First we get the Telecom Review Panel's forward thinking report, recommending that market forces should prevail and a scaled back role for the regulators. Then we get the CRTC's Forbearance Decision last week, showing that the rule-makers still rule, and that telecom apartheid regs are still the way to go.
And now this - the CRTC's latest position on mobile TV. Interesting how when it comes to voice over IP, it's all about nuturing competition, and a different set of rules for the ILECs. But with video over IP, it's a whole new ball game, and now we're seeing the "light touch", much like the FCC advocated under Michael Powell. I'm not really sure why it has to be that way. They're both over IP, and they're both bits and packets. Isn't a bit a bit a bit? In Canada, telecom and broadcast are regulated under different regimes, but clearly with the lines rapidly blurring, this can't continue.
That said, things continue to move quickly in the "broadcast 2.0" world, which I think is going to be THE story of 2006. Following the recent news about Disney offering prime, live TV programming over the Internet, today's CRTC news is another step along the road of making broadcast an any where/any time/any device medium.
The Canadian mobile TV story is a small step in this journey, but each step raises new issues - and opportunities. For example, Mark Goldberg rightly notes on his blog that mobile TV is a threat to satellite radio, which is just taking root in Canada. Surely, if the mobile carriers can figure how to provide TV that people will actually pay to watch on their mobile devices, how hard can it be to offer subscription-based radio programming?
Another issue this topic raises is about ensuring Canadian content. In an unregulated environment, there is no obligation for Canadian quotas, so mobile TV could become yet another channel for foreign content to dominate the cultural landscape. This may not sound like a big deal to Americans, but living in the U.S.'s shadow, it's a concern in Canada. Broadcasters will tend to only offer channels that have decent demand, and if nobody is asking for Canadian programming, we're not likely to get much of it.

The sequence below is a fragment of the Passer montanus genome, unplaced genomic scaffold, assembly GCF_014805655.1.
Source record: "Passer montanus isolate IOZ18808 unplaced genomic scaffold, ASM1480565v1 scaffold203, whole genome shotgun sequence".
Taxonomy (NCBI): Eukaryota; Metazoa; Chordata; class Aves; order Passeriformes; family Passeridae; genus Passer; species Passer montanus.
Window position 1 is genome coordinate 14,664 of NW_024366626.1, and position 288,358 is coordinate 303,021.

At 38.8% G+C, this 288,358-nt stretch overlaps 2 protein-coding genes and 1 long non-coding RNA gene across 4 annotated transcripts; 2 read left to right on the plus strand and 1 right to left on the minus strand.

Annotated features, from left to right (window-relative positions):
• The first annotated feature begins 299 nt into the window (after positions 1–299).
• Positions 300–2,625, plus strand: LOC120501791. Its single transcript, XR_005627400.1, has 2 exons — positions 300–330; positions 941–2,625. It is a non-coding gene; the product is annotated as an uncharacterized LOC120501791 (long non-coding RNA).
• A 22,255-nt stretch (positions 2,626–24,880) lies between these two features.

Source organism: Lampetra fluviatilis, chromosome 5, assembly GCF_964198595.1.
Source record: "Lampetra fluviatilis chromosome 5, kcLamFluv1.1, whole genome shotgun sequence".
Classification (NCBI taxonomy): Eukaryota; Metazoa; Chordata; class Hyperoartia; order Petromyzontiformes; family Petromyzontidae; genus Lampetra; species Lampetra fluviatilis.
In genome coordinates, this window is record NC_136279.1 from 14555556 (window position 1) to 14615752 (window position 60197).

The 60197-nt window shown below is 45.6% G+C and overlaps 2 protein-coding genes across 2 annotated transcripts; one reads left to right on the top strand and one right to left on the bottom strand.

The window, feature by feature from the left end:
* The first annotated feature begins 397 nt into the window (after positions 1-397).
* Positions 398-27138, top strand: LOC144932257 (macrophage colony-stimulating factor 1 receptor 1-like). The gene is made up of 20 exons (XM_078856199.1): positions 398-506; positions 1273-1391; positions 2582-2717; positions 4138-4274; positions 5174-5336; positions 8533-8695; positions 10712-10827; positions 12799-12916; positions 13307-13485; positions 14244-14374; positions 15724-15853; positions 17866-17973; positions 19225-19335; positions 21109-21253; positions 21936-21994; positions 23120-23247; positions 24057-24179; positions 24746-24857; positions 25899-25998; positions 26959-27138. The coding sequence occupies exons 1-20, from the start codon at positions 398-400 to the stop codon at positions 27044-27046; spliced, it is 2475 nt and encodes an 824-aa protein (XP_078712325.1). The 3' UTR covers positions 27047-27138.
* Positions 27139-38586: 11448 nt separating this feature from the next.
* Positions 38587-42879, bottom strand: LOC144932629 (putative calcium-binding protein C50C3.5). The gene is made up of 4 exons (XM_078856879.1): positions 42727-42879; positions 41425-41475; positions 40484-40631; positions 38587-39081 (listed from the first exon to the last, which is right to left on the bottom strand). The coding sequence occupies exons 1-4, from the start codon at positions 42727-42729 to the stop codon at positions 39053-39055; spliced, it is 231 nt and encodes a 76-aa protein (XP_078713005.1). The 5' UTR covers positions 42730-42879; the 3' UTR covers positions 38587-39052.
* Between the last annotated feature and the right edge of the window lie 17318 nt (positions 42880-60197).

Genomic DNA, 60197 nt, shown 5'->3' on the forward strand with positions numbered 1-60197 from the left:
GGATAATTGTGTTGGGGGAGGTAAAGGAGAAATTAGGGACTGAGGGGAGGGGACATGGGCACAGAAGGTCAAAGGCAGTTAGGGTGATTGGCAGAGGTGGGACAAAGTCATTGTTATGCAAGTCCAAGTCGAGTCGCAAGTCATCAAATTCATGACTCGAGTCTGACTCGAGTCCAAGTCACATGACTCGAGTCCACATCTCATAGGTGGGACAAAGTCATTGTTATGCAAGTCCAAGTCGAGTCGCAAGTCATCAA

For many people, this is just another step along the path of our Americanization. At this point, mobile TV is so nascent, I don't see that being much of a threat, but when you allow a new technology or content delivery platform to enter the market unregulated from the beginning, there will be little incentive early on to give it some homegrown character. VoIP certainly didn't get a green light like this. Is mobile TV really so different?
On the plus side, of course, I think mobile TV opens up new markets for custom content, developed around the needs/wants/habits of "mobile viewers". I have no doubt this will give rise to new forms of programming, content, advertising and bundling. Rogers and Bell Mobility are the largest mobile carriers, and their parent companies both own lots of content properties, so it will be interesting to see if they come up with new synergies, or if they go straight to using popular American programming. Telus is the other major mobile carrier, but they don't have much content, and will likely end up making new partnerships - or even investing in some original content to help differentiate themselves. Personally, I'd love to see them - and the others - focus on the latter.